So fast-forward to now. I’ve stopped drinking so much. I kicked smoking to the curb a few years ago (for the last time… finally). I’ve dropped 90 lbs and my health is in much much better shape. I’ve dove into personal development and therapy to heal the past hurts and take responsibility for my choices instead of letting my emotions drive every danged decision. I’m in a good place. So, why the heck would I still have a confidence and self-doubt issue to deal with?


Negative self-talk is quite possibly one of the hardest habits to break. Why is that? Well, I believe that’s because we first have to realize that it’s ourselves speaking it. That means I must recognize that my ego is telling me that I suck. That’s a hard pill to swallow. Because the ego, your ego, my ego, is hell bent on being right. And if you are telling yourself that your opinion doesn’t matter or is stupid then you must be right? Right? WRONG! It’s just the message you’re giving yourself. Not your true reality.

Now here is where it gets a little funky for me. And I’m still working through this. Let’s say that I’ve put the negative self-talk aside. Then what remains? Confidence and affirmations right? I’m worthy. I’m smart. I’m healthy. I’m pretty. And darn it, people like me.


As a heavy and unhealthy person I tried affirmations. And it helped. But when I finally started to believe it, the changes that happened were insane. I started changing my habits. I wasn’t settling for the self-damaging behaviors I had practiced before which were only attempts to cope with stress and disappointment. And guess what. I actually did start liking the way that I looked. And that gave me confidence. I began living out loud with my friends, family… and social media.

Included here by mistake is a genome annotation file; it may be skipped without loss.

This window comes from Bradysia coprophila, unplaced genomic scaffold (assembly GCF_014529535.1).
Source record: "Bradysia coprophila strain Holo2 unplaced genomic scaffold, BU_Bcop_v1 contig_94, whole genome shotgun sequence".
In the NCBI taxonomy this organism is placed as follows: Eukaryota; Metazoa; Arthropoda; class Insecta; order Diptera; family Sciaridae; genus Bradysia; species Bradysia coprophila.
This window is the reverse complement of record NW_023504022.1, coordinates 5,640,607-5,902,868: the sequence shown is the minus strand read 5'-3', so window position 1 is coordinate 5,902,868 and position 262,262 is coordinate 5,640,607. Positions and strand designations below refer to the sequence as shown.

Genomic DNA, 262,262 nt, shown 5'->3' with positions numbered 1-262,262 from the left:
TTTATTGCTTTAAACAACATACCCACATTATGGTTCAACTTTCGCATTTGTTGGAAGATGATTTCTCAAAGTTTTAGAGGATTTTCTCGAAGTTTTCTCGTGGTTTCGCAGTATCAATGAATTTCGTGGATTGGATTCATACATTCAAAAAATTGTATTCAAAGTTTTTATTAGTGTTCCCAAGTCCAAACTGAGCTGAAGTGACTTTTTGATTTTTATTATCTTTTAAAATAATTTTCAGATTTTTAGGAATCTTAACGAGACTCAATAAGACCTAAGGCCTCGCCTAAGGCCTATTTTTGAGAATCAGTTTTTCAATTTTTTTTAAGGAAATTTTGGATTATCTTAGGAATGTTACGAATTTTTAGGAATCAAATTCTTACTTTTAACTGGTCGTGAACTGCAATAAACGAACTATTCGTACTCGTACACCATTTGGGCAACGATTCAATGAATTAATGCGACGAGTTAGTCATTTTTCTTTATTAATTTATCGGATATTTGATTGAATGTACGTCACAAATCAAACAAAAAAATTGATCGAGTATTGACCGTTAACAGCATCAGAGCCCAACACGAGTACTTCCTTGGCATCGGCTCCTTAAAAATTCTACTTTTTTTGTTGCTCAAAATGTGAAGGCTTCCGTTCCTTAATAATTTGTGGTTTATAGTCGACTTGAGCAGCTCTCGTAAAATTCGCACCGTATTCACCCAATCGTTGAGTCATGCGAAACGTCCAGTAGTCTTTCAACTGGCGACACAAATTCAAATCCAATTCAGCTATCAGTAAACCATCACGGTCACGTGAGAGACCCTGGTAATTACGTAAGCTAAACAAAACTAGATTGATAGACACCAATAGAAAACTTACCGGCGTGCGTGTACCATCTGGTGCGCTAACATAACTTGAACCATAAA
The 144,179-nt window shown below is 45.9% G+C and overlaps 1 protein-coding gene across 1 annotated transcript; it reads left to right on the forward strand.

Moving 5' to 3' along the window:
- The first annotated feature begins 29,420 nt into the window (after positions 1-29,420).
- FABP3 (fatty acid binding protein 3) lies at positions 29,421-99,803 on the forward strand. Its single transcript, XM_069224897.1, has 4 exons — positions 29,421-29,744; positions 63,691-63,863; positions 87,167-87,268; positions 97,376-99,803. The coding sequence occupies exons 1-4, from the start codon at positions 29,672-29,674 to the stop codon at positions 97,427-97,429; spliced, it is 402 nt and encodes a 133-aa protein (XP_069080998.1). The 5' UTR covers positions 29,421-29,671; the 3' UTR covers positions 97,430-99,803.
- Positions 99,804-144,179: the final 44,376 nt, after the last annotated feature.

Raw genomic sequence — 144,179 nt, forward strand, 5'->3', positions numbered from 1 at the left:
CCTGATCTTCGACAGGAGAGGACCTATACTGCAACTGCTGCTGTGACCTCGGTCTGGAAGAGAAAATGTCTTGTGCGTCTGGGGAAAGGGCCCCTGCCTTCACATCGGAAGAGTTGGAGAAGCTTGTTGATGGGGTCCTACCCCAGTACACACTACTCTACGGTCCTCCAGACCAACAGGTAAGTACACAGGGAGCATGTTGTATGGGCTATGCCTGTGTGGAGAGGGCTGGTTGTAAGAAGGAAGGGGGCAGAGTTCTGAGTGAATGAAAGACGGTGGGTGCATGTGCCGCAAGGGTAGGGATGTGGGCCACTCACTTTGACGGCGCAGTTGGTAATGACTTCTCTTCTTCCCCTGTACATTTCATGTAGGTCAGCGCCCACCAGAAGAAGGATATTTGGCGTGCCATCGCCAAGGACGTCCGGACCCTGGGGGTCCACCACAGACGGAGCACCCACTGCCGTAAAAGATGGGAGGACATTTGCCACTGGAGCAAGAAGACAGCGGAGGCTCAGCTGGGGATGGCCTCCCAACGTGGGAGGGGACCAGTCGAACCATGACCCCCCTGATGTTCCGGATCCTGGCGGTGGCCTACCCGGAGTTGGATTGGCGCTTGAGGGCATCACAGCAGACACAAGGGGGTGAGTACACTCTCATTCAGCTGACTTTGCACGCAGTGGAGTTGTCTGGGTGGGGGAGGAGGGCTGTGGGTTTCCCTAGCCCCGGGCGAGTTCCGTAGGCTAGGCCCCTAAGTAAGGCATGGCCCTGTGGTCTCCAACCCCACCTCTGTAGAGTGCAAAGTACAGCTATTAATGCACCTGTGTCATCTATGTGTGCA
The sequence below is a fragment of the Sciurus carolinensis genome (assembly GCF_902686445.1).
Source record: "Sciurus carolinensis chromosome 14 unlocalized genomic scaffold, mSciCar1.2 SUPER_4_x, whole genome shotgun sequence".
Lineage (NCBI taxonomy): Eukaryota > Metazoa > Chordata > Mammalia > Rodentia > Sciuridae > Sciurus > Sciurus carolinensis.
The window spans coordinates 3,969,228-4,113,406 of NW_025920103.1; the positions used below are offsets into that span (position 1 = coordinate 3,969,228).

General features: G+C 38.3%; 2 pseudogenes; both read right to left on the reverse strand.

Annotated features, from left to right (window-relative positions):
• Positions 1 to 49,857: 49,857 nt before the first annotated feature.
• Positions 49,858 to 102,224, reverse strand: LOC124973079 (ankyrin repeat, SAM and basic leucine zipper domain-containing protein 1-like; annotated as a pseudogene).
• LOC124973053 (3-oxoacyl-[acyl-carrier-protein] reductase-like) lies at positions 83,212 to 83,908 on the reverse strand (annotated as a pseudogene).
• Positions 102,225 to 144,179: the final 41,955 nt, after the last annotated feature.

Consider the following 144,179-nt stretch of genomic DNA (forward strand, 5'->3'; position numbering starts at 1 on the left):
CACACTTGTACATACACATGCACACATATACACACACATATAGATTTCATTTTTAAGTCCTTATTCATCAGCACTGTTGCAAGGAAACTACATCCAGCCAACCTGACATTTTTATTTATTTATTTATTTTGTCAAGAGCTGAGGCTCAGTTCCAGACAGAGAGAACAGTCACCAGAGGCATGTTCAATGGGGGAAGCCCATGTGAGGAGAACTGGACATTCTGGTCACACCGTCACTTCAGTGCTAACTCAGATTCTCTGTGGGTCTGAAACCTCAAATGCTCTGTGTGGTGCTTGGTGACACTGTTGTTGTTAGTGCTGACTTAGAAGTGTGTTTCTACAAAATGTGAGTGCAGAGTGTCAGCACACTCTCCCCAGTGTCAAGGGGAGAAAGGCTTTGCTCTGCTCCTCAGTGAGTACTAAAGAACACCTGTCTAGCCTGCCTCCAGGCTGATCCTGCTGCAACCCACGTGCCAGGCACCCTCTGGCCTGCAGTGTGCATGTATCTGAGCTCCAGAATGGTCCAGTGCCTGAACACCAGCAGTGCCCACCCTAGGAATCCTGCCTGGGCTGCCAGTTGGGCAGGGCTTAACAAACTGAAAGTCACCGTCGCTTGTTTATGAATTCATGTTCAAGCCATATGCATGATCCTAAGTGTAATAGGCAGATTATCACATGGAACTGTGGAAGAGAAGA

There’s a risk to living out loud. You are literally opening yourself up to criticism from people you know and from strangers. Strangers, y’all! And then the cycle starts again. We start to believe what people who have no clue about your inside say because they are judging you on the outside. And the questions start flooding in.


Who do I think I am?

Do they think that I’m just showing off?